thumbnail Fig. 1

Parameters and initial configuration of the three sets. Top panel: initial distribution of masses for the three sets of WBS is shown. The black and open green histograms correspond to the main star (m1) and the secondary star (m2), respectively. Middle and bottom panels: initial distribution of the semi-major axis and eccentricity for the three sets of WBS: c1, k2, and j3 in black, open red, and open green histograms, respectively.

Open with DEXTER

The initial distributions of the semi-major axis and eccentricity are difficult to determine because we only know the projected distance ρ (fifth column, Table 1) between the members of the WBS. So, we define three different combinations of both elements to be assigned to three synthetic population sets. We define a first set of 105 synthetic WBS (called c1) with an isotropic distribution of e. Then, assuming that the line between the two stars has a random angle to the line of sight, we can estimate the distribution of the real separation between the binary components; this distribution was used together with the eccentricity and mean anomaly to obtain the distribution of semi-major axis, taking as lower and upper limits semi-major axes of 1000 au and 100 000 au, respectively.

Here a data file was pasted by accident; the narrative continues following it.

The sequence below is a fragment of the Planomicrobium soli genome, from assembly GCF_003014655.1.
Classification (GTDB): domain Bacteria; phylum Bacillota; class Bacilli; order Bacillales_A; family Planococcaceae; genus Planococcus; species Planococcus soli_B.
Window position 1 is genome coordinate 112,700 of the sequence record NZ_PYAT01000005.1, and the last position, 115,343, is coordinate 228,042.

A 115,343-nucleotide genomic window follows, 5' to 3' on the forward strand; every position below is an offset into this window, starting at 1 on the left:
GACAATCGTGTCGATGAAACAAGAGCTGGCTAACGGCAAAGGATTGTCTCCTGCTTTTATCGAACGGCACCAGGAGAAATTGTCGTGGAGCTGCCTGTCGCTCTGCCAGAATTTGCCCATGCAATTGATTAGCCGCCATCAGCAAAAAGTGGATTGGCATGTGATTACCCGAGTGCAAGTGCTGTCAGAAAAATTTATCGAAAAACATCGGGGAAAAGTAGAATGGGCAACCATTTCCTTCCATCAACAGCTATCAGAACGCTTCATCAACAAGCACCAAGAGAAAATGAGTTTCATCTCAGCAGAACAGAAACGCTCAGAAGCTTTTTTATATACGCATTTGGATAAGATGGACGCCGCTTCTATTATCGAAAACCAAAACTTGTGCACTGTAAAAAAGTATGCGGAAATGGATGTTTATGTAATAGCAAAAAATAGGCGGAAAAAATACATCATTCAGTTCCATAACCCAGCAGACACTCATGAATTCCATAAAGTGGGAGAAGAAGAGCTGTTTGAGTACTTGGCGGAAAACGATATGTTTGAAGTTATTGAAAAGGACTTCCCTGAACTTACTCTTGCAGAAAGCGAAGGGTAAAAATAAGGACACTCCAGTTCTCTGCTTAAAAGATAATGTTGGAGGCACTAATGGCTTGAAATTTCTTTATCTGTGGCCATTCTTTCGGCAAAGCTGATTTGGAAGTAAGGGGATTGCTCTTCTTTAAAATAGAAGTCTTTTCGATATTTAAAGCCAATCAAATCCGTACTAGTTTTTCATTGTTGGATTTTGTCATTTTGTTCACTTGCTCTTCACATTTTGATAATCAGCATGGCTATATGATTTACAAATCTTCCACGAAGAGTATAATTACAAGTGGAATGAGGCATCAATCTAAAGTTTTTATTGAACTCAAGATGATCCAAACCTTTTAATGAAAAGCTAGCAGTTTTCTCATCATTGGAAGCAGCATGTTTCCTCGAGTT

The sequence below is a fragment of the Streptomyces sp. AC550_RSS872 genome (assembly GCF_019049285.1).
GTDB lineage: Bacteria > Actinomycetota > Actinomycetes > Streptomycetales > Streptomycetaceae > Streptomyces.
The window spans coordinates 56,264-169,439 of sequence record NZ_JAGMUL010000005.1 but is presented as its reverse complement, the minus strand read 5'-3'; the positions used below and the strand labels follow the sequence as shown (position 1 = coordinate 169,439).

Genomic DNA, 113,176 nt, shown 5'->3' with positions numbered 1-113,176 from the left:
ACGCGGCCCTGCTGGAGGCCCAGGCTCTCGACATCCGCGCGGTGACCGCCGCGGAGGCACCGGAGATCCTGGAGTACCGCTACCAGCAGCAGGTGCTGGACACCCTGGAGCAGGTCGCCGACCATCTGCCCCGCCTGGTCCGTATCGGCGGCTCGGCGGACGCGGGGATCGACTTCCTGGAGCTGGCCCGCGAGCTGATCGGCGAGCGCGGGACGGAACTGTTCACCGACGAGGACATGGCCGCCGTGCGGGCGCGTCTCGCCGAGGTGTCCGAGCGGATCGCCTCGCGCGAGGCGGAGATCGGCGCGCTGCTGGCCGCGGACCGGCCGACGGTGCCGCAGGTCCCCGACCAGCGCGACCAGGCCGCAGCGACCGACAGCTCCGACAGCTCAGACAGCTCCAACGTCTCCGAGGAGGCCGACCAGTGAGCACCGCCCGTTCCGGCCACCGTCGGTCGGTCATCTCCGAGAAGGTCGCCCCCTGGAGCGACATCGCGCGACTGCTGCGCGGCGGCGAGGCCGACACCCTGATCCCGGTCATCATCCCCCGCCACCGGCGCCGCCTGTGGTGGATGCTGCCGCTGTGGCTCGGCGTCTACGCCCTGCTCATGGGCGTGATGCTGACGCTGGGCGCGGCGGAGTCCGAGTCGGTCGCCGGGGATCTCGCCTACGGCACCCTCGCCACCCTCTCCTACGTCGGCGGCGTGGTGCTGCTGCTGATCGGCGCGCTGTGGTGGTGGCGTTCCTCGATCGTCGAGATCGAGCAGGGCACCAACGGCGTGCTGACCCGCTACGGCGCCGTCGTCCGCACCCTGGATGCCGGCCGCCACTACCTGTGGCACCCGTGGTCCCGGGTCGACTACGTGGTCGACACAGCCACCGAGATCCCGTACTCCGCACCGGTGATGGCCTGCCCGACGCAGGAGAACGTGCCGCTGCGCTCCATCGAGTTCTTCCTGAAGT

We obtained the second set of 105 synthetic WBS (called k2) by keeping the distribution in e of the previous set, but considering a uniform distribution in log  a, with a ∈ (1000,30 000) au, which is similar to that used by Kaib et al. (2013). Finally, for the third set (j3), we considered an initial random distribution in e2, following Jiang & Tremaine (2010) and Kaib et al. (2013), and found the semi-major axis from e and the projected distance as in the c1 set.

The initial configuration of the three sets is shown in Fig. 1, where the mass distribution used is in the top panel, while in the middle and bottom panels are shown the distribution of a and e in black, open red, and open green histograms for the c1, k2, and j3 sets, respectively. The purpose of using these three sets is to take into account the different initial configurations analysed in the literature to improve our understanding of the Galactic effects on the population of WBS with exoplanets. The total sample of 3 × 105 WBS is two orders of magnitude larger than that of Kaib et al. (2013).

The temporal evolution of the 3 × 105 WBS was solved numerically by integrating the exact equations of motion using a Bulirsch-Stoer code with adopted accuracy of 10-13. During the simulation the WBS are affected by the external influence of the tidal field of the Milky Way and passing stars. We considered the solar neighbourhood as the Galactic environment for our simulations because ~80% of the WBS with exoplanets are at distances less than 50 pc from the Sun, but it is important to mention that these objects possibly spend much time in denser regions closer to the Galactic centre (Sellwood & Binney 2002; Roškar et al. 2008; Kaib et al. 2011) and the typical perturbations would be more powerful than we considered in our scenario.